16. As someone with little-to-no knowledge of Sondheim, this was eye-opening to read. I knew it was a song from a musical or broadway show, but knowing the context adds a lot of layers to what's happening in the scene.
  17. Solid review. I'm curious what you mean by this:
  18. I will also nominate Peterloo. This should be available on Amazon Prime (at least it is in the UK), and is worth your attention. Not an easy watch—lots of speeches and talking, all leading up to inevitable state-sanctioned violence—but lots of present-day resonance, and there's a brilliantly scathing scene with a British magistrate writing a letter and pontificating about his innate power and importance while a painting of Christ on the cross seems to peer down on him from the wall behind him.
  19. This was way better than I anticipated. A political satire, a historical drama, and a quasi-horror film all filmed with impeccable direction by Leigh and DP Dick Pope.
  20. I know it doesn't officially release in the US until next week, but I'm still surprised that someone here hasn't seen A Hidden Life and seconded it. I will nominate The Two Popes, a film which surprised me with its humor and emotional complexity. I'm not sure how well the characterizations match the actual real-life people, but Pryce and Hopkins both give excellent performances, and there are all sorts of interesting political and religious conversations to be had about the film. A divine bromance.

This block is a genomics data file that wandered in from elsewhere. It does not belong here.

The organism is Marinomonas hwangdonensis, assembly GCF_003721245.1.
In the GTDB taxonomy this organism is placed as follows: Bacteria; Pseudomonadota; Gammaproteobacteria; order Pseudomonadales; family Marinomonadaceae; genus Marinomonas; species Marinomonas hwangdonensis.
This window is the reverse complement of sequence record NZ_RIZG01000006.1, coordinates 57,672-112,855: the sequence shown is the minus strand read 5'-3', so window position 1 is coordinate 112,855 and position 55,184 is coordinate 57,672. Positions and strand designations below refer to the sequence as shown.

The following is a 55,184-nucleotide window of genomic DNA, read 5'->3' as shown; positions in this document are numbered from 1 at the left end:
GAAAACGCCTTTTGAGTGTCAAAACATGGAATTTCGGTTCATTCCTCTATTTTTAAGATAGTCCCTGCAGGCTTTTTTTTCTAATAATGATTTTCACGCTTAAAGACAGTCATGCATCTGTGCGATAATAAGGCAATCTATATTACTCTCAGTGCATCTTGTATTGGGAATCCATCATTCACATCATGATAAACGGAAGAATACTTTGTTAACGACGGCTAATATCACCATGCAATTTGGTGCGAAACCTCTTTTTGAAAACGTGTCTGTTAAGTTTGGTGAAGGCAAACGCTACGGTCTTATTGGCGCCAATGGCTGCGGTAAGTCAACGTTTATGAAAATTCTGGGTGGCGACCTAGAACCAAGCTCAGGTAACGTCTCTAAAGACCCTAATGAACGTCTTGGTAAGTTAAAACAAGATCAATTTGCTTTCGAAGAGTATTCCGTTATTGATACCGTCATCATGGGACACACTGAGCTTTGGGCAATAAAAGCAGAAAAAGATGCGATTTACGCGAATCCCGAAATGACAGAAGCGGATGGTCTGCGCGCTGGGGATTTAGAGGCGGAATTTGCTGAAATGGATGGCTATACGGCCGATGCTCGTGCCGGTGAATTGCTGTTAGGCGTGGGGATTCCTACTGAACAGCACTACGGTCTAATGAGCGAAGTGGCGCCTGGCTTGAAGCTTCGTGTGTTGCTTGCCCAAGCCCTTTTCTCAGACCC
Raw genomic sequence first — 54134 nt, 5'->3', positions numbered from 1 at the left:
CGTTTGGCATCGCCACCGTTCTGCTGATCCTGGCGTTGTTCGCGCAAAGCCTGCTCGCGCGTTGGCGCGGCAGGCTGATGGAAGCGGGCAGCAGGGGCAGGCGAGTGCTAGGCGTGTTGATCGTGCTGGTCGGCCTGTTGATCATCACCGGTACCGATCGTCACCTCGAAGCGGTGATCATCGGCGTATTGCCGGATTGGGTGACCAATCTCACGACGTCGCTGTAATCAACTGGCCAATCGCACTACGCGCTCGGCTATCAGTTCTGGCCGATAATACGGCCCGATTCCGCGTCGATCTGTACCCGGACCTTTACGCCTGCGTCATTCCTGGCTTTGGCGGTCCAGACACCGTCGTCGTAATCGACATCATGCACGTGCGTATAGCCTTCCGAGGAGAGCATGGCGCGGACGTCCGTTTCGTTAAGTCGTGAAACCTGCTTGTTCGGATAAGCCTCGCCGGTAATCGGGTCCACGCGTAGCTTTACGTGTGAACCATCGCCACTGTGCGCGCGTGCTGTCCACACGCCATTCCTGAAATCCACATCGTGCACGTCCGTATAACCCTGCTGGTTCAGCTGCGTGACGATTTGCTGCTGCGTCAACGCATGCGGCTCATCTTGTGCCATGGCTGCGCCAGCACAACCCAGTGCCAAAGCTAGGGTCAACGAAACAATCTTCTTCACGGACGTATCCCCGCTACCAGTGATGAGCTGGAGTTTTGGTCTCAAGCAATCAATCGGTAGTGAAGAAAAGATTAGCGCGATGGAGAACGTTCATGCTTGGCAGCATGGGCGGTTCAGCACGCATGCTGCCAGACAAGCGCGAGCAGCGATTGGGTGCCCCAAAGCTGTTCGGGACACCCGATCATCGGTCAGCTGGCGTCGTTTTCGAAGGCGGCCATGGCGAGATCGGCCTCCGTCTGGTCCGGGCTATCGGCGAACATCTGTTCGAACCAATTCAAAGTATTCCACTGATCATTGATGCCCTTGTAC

21. For documentaries, I would prioritize FOR SAMA and ONE CHILD NATION, if you haven't already seen them, Ken.
  22. Thanks Evan! If anyone catches discrepancies or films I've missed, please don't hesitate to mention it so I can keep the nominees list updated and correct.
  23. My Top 67 Films of the Decade. Here is the top 10: The Tree of Life The Kid with a Bike Moonrise Kingdom First Reformed A Separation Two Days, One Night Upstream Color Leave No Trace Paterson Mad Max: Fury Road
  24. Watched this on a plane ride recently, and it was much better than I expected, albeit a whole lot darker too. As an adoptee, I didn't expect the story about foster care and adoption, so it hit me pretty hard emotionally at certain moments in ways I wouldn't have anticipated for a superhero comedy film about wizards. And some of the action sequences are genuinely great, in that you can actually see what's happening and the editing isn't frenetic.